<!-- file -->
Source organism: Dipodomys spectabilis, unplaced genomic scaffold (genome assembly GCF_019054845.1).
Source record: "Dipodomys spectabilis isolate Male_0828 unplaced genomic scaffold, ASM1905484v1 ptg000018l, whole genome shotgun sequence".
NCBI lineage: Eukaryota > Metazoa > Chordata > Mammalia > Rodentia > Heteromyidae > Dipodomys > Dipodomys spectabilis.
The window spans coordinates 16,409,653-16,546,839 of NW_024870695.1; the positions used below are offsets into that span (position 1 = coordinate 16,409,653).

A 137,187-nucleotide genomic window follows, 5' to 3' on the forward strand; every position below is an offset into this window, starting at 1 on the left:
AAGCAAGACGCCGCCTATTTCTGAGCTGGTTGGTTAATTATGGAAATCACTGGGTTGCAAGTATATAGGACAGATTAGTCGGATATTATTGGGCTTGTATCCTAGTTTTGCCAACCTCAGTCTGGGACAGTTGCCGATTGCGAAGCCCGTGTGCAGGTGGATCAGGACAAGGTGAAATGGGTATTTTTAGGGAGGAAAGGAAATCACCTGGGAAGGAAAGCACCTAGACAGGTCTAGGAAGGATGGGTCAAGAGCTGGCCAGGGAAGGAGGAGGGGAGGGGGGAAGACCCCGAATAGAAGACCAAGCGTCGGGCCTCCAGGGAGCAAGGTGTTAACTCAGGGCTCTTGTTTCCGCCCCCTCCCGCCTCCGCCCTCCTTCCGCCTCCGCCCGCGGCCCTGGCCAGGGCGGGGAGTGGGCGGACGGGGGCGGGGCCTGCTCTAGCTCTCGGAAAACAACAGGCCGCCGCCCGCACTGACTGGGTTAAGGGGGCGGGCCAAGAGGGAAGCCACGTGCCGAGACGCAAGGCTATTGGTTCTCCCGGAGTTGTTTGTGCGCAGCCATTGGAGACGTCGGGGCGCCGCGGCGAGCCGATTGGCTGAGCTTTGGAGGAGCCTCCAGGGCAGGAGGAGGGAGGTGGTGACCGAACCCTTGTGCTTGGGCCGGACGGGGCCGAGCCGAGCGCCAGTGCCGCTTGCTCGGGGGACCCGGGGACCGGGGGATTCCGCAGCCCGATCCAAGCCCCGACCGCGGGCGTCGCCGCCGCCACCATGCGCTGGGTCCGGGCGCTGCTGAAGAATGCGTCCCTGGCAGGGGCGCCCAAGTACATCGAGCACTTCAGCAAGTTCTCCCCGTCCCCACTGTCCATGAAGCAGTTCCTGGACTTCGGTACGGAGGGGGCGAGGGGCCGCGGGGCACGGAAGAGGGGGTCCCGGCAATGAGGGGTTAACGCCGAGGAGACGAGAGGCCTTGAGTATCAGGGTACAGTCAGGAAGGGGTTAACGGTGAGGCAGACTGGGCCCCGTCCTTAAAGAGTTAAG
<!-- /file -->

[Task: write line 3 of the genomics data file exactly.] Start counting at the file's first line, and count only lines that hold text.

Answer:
NCBI lineage: Eukaryota > Metazoa > Chordata > Mammalia > Rodentia > Heteromyidae > Dipodomys > Dipodomys spectabilis.